The Economy

Latest Wall Street Slide Indicates Market Correction

"This is a correction. The question is does it lead to a bear market," says one money manager.
Matthew HellerOctober 25, 2018

Another Wall Street selloff on Wednesday wiped out the gains for the year for the Dow and the broad S&P 500, lending support to the view of some analysts that the stock market has entered a correction phase.

The sweeping downturn in the market continued with the Dow tumbling more than 600 points, or 2.41%, and the S&P 500 dropping more than 3%.

The Nasdaq composite, home to many of the market’s most popular tech stocks, plunged 4.4%, sending it down 12.3% from its late August high and deeper into official correction territory.

According to USA Today, there is growing concern among Wall Street pros that the market’s decline is “more than a garden variety pullback, or drop of 5% to 9.99%, and could morph into a drop of 10% of more for the broad market.”

“This is a correction,” said Bruce Bittles, chief investment strategist at money management firm Baird. “The question is does it lead to a bear market,” or a decline of more than 20%.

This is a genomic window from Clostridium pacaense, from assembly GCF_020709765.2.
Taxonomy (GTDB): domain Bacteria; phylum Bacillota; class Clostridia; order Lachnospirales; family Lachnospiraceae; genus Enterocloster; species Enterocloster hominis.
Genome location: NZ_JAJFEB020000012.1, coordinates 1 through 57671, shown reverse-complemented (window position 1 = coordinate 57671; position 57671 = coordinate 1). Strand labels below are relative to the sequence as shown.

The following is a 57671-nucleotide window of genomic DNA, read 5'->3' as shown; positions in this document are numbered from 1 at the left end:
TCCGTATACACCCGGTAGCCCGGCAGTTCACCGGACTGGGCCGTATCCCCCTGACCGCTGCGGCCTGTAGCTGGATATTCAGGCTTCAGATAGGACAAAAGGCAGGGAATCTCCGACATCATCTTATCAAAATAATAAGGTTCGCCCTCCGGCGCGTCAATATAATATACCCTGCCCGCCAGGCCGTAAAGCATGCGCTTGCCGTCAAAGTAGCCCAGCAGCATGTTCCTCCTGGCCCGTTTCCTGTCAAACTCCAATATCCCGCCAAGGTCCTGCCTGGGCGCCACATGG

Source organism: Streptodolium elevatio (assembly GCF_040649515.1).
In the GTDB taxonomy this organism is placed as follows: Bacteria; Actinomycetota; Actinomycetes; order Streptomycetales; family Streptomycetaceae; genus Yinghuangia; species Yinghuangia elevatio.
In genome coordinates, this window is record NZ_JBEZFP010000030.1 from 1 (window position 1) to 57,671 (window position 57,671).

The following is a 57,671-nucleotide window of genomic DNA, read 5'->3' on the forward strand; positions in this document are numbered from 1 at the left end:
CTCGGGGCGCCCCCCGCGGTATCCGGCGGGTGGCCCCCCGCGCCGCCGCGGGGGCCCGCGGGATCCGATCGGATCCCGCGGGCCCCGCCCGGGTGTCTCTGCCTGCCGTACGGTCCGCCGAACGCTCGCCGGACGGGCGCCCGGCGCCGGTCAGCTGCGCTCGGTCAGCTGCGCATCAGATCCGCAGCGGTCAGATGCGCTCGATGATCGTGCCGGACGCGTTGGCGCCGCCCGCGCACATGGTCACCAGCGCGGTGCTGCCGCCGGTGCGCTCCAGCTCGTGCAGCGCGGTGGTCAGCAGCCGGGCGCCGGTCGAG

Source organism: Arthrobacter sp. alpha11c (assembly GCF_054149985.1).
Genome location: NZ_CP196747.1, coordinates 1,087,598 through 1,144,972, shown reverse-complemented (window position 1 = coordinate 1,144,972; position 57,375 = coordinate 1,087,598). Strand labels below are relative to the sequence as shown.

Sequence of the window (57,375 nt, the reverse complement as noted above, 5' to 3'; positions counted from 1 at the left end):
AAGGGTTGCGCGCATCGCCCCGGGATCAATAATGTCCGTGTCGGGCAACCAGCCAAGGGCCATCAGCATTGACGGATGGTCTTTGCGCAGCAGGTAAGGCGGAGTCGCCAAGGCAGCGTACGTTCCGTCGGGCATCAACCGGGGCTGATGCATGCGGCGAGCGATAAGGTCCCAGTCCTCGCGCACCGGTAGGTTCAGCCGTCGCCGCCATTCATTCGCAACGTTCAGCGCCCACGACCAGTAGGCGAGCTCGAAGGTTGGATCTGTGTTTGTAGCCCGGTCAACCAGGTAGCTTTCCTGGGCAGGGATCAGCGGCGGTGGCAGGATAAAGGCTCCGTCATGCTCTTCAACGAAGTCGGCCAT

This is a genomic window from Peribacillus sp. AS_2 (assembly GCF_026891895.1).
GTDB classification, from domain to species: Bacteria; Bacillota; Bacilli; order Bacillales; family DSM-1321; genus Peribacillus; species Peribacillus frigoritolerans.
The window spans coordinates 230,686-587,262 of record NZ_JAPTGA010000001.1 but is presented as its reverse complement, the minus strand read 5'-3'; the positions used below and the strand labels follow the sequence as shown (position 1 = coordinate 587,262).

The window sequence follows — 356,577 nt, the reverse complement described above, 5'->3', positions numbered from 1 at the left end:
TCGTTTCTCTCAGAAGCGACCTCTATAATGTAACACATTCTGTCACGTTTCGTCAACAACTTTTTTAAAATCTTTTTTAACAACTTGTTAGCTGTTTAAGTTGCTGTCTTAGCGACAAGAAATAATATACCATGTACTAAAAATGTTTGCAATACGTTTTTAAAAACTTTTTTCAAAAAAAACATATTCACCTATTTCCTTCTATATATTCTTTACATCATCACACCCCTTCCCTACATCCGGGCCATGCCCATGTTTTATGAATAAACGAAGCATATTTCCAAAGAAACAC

On Wednesday, technology stocks and media and communications companies accounted for most of the selling. Banks, health care and industrial companies also took heavy losses.

A previous dip in February dragged the S&P 500 and the Dow into correction territory. In a bear market, stocks would fall at least 20% from their peak but Art Hogan, chief market strategist at B. Riley FBR, said valuations remain attractive and the current slide may amount to a garden-variety correction.

“Economic data continues to show no sign of a pending recession, and recessions are what kill bull markets,” he told MarketWatch. “We are in a correction in a long-term bull, driven more by uncertainty over China and trade, than rising rates.”

“I still believe we are in a bullish phase and this will pass and we move up,” agreed Robert Lutts, president of Cabot Wealth Management.

While the causes of the downturn are many, “The overarching theme is that investors are concerned about slowing growth here and abroad and the impact of tariff clashes between the U.S. and China,” MarketWatch said.

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